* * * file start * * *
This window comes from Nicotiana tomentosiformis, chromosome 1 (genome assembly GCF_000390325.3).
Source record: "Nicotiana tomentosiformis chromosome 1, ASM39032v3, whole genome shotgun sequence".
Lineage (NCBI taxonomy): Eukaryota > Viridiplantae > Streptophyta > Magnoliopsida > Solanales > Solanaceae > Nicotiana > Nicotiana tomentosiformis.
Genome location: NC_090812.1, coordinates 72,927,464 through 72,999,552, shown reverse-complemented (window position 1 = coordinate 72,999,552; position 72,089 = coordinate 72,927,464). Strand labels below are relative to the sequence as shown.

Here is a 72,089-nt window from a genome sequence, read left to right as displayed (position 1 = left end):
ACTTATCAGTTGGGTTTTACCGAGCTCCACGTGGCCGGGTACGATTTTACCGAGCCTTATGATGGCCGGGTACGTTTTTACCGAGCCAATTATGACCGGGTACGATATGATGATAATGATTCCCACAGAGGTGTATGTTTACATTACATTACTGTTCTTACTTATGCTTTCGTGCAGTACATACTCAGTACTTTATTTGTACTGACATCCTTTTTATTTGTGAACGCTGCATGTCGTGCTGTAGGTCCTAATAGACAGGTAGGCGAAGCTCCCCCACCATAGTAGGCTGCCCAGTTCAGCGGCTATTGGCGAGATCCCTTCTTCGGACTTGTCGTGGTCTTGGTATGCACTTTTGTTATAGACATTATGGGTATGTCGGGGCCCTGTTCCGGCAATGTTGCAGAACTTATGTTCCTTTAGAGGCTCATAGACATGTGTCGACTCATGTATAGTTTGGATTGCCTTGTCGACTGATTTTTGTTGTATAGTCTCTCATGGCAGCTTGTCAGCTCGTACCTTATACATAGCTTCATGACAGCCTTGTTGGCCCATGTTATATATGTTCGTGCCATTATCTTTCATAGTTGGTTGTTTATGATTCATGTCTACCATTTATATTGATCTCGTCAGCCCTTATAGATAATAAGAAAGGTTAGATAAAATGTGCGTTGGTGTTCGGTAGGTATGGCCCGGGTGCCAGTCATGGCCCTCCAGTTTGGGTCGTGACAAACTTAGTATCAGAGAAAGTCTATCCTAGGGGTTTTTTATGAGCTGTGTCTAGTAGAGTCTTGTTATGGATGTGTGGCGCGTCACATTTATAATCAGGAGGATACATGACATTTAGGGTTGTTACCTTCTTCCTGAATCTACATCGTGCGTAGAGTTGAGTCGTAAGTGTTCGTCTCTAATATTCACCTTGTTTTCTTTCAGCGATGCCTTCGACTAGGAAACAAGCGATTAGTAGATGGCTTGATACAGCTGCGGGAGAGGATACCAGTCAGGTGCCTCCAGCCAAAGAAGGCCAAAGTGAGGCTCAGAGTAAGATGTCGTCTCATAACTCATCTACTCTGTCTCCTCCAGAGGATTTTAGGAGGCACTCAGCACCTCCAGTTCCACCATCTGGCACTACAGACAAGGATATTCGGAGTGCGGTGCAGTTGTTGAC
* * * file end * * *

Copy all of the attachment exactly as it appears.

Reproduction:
This window comes from Nicotiana tomentosiformis, chromosome 1 (genome assembly GCF_000390325.3).
Source record: "Nicotiana tomentosiformis chromosome 1, ASM39032v3, whole genome shotgun sequence".
Lineage (NCBI taxonomy): Eukaryota > Viridiplantae > Streptophyta > Magnoliopsida > Solanales > Solanaceae > Nicotiana > Nicotiana tomentosiformis.
Genome location: NC_090812.1, coordinates 72,927,464 through 72,999,552, shown reverse-complemented (window position 1 = coordinate 72,999,552; position 72,089 = coordinate 72,927,464). Strand labels below are relative to the sequence as shown.

Here is a 72,089-nt window from a genome sequence, read left to right as displayed (position 1 = left end):
ACTTATCAGTTGGGTTTTACCGAGCTCCACGTGGCCGGGTACGATTTTACCGAGCCTTATGATGGCCGGGTACGTTTTTACCGAGCCAATTATGACCGGGTACGATATGATGATAATGATTCCCACAGAGGTGTATGTTTACATTACATTACTGTTCTTACTTATGCTTTCGTGCAGTACATACTCAGTACTTTATTTGTACTGACATCCTTTTTATTTGTGAACGCTGCATGTCGTGCTGTAGGTCCTAATAGACAGGTAGGCGAAGCTCCCCCACCATAGTAGGCTGCCCAGTTCAGCGGCTATTGGCGAGATCCCTTCTTCGGACTTGTCGTGGTCTTGGTATGCACTTTTGTTATAGACATTATGGGTATGTCGGGGCCCTGTTCCGGCAATGTTGCAGAACTTATGTTCCTTTAGAGGCTCATAGACATGTGTCGACTCATGTATAGTTTGGATTGCCTTGTCGACTGATTTTTGTTGTATAGTCTCTCATGGCAGCTTGTCAGCTCGTACCTTATACATAGCTTCATGACAGCCTTGTTGGCCCATGTTATATATGTTCGTGCCATTATCTTTCATAGTTGGTTGTTTATGATTCATGTCTACCATTTATATTGATCTCGTCAGCCCTTATAGATAATAAGAAAGGTTAGATAAAATGTGCGTTGGTGTTCGGTAGGTATGGCCCGGGTGCCAGTCATGGCCCTCCAGTTTGGGTCGTGACAAACTTAGTATCAGAGAAAGTCTATCCTAGGGGTTTTTTATGAGCTGTGTCTAGTAGAGTCTTGTTATGGATGTGTGGCGCGTCACATTTATAATCAGGAGGATACATGACATTTAGGGTTGTTACCTTCTTCCTGAATCTACATCGTGCGTAGAGTTGAGTCGTAAGTGTTCGTCTCTAATATTCACCTTGTTTTCTTTCAGCGATGCCTTCGACTAGGAAACAAGCGATTAGTAGATGGCTTGATACAGCTGCGGGAGAGGATACCAGTCAGGTGCCTCCAGCCAAAGAAGGCCAAAGTGAGGCTCAGAGTAAGATGTCGTCTCATAACTCATCTACTCTGTCTCCTCCAGAGGATTTTAGGAGGCACTCAGCACCTCCAGTTCCACCATCTGGCACTACAGACAAGGATATTCGGAGTGCGGTGCAGTTGTTGAC